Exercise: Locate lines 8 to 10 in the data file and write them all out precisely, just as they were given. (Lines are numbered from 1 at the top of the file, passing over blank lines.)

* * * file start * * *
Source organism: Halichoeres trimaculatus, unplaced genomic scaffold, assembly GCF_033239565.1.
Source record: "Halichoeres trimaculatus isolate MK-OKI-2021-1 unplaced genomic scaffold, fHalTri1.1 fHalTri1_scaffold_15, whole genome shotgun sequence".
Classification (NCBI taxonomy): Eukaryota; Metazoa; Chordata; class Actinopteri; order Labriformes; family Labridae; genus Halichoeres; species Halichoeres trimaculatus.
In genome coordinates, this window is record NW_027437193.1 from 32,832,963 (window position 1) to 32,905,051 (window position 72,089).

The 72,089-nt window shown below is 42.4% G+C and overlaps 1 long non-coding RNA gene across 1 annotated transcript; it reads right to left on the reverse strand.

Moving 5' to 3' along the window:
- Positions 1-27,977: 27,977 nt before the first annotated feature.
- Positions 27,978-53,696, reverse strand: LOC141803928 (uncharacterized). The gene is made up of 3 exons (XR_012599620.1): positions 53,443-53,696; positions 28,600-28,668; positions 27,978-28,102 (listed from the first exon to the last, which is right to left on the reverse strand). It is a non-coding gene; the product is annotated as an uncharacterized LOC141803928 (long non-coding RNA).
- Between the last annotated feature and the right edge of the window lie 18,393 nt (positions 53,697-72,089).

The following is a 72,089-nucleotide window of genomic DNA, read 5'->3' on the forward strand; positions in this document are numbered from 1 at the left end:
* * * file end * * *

- Positions 27,978-53,696, reverse strand: LOC141803928 (uncharacterized). The gene is made up of 3 exons (XR_012599620.1): positions 53,443-53,696; positions 28,600-28,668; positions 27,978-28,102 (listed from the first exon to the last, which is right to left on the reverse strand). It is a non-coding gene; the product is annotated as an uncharacterized LOC141803928 (long non-coding RNA).
- Between the last annotated feature and the right edge of the window lie 18,393 nt (positions 53,697-72,089).

The following is a 72,089-nucleotide window of genomic DNA, read 5'->3' on the forward strand; positions in this document are numbered from 1 at the left end: